5. Save More Money Than You Think You’ll Need
With prices climbing well past the asking price, buyers may need more than they realized to get into a house that checks all the boxes. First, it’s important not to start the search at the top of the budget. Leave some room for negotiating.
Next, remember that lenders will not want to loan more than the appraisal value of a house. If a buyer ends up paying more, they’ll have to make up that difference themselves. The more that can be put down on a home, the less likely there will be an “appraisal gap” to cover.
Finally, some buyers, especially if they are buying their first home, forget about all of the other costs associated with the sale. Closing costs, moving costs, repairs, and replacing appliances, flooring, or window treatments all add up.
6. Simplify, But Don’t Skip Inspections
Buyers who have had a few offers rejected can feel desperation creeping in, especially if they’ve already got an offer on their current home. Some resort to waiving inspections. This is a gamble that may not pay off. Finding that a home is a fixer-upper is one thing. Discovering it needs a new roof, has a crumbling foundation, or is overrun by mold, or something else that will add tens of thousands of dollars onto the final cost is another.
A much wiser option is to limit the contingencies on an offer. For example, only ask for fixes for things that will cost more than a certain dollar amount. Or perhaps be willing to overlook anything besides the roof, foundation, and termite inspection. The budget will still need to stretch to fix flaws, but the most expensive issues won’t be a problem.
7. Offer Flexibility
Offering to be flexible in other ways can help sweeten the deal too. If a buyer has the ability to do a super fast closing that might be welcomed. Or offering to “rent back” the house so the seller can stay put until they find their own new home might be an option. Any gesture that signals the willingness of the buyer to work with the seller could make their offer preferable to all the rest.
8. Be Ready to Jump
A hot housing market is not for the wishy-washy or indecisive. Taking a day or two to think about whether or not to make an offer might not be possible. This is why it is so important to do the research and lay the groundwork first by having the financing in order and being clear about the must-haves. When something that meets the buyer’s needs appears, they can jump on it with a strong offer right away.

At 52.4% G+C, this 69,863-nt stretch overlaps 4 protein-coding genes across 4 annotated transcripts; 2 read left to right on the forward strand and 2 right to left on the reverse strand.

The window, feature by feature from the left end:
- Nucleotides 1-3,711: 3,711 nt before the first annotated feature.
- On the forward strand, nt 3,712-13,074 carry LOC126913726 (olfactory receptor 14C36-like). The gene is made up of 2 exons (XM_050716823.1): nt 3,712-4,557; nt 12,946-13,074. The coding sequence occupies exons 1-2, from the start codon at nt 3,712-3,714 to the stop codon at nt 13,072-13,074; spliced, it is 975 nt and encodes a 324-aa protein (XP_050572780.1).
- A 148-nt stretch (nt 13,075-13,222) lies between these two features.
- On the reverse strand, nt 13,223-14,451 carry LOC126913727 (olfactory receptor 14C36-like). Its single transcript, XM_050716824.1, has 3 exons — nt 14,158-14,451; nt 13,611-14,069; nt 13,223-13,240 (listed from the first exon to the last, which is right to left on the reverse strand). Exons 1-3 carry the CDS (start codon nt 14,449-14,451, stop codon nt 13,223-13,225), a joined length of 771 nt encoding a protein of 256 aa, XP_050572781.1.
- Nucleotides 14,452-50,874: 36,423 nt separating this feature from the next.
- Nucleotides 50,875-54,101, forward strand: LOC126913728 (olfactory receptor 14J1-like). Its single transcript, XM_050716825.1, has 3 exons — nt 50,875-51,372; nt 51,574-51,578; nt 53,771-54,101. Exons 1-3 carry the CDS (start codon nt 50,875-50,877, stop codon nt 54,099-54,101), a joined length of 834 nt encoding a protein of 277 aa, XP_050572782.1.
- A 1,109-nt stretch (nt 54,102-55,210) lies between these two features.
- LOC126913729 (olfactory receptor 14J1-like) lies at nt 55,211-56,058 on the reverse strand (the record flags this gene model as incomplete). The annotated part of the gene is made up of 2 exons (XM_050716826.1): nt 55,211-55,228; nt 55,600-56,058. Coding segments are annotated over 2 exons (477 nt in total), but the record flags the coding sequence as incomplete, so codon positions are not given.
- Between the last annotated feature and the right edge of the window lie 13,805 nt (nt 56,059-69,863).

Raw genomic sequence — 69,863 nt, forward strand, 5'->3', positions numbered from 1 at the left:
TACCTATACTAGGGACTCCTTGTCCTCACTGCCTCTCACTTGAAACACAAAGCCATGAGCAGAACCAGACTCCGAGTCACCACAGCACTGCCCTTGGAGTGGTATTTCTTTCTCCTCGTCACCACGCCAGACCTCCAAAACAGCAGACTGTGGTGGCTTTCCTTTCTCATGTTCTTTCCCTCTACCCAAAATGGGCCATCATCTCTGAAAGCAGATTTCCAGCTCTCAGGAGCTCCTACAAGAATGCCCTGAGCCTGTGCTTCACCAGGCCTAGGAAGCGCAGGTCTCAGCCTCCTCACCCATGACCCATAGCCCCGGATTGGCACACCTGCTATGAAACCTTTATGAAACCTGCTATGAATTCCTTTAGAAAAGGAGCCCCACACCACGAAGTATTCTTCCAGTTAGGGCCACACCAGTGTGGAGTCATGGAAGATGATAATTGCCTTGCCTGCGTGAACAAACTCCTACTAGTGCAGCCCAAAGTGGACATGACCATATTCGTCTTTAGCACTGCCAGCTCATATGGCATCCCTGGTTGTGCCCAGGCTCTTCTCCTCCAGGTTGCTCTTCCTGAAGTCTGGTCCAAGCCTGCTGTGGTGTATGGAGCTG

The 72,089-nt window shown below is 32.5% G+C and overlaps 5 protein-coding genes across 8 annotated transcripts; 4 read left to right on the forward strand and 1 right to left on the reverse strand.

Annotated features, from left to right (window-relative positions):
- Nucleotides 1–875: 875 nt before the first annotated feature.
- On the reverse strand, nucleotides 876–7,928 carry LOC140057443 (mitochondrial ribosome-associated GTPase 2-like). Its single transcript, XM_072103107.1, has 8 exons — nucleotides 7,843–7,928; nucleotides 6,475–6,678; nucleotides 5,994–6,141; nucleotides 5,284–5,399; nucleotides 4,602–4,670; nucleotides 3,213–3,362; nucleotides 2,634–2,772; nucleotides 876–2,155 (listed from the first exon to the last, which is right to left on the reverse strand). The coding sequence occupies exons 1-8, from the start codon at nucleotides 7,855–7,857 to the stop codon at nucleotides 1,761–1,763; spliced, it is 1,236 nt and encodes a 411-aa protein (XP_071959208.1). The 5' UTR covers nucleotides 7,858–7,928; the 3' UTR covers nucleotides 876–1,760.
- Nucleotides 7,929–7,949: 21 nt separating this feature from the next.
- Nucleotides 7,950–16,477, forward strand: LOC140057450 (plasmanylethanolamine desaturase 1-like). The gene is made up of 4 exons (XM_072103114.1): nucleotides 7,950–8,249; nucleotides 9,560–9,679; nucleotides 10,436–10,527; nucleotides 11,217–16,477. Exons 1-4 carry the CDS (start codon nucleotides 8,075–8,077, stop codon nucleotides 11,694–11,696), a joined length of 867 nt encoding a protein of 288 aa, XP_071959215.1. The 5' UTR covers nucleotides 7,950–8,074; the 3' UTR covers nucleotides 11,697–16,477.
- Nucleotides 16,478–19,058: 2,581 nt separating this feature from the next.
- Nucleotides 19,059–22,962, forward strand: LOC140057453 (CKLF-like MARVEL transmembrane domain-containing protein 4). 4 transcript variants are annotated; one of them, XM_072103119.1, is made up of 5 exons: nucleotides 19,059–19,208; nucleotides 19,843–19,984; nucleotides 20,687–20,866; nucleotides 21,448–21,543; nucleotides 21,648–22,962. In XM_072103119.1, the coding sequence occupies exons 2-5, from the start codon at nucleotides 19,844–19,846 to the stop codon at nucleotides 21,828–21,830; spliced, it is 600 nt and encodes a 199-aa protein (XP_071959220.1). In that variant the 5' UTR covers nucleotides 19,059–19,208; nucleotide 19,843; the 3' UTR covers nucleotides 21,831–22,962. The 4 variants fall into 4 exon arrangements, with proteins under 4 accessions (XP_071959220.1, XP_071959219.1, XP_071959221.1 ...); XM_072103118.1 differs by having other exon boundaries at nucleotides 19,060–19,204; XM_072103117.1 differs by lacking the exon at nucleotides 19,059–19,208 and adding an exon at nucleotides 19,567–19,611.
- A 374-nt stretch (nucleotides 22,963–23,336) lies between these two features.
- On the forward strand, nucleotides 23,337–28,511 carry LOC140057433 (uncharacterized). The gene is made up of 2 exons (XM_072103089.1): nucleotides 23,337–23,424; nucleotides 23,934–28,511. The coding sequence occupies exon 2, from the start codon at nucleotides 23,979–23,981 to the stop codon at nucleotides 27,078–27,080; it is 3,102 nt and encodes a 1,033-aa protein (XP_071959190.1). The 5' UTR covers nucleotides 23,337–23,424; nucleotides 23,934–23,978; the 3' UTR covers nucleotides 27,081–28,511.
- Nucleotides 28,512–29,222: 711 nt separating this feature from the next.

9. Stick to Your Guns
As time drags on, it’s easy for a buyer to get discouraged, but it is really important to know when—and when not—to compromise. Can you really give up an extra bathroom or bedroom just to get into that house? Is the tiny one car garage going to cut it? How much (or how little) work and extra money you are willing and able to put into it. Everyone has their own threshold of what is acceptable. If you must move that line in the sand, be sure it is for the right reasons.
And be very careful about getting into a bidding war. Paying too much to get into a house can have short- and long-term effects on finances. Buyers sometimes end up having to sell the house for a loss if they can’t keep up with the payments.
10. Review and Repeat
If an offer is rejected, the buyer should think about what happened and why they were knocked out of the running. Were they outbid? Did they have unrealistic contingencies? Should they consider a different neighborhood or price range? Talk to the real estate agent and pick their brain. A review of the situation can serve as advice for the next house they make an offer on.
As real estate agents, we know there is a great home out there for everyone. And we believe we can help you find it, as long as you are prepared, flexible, and patient.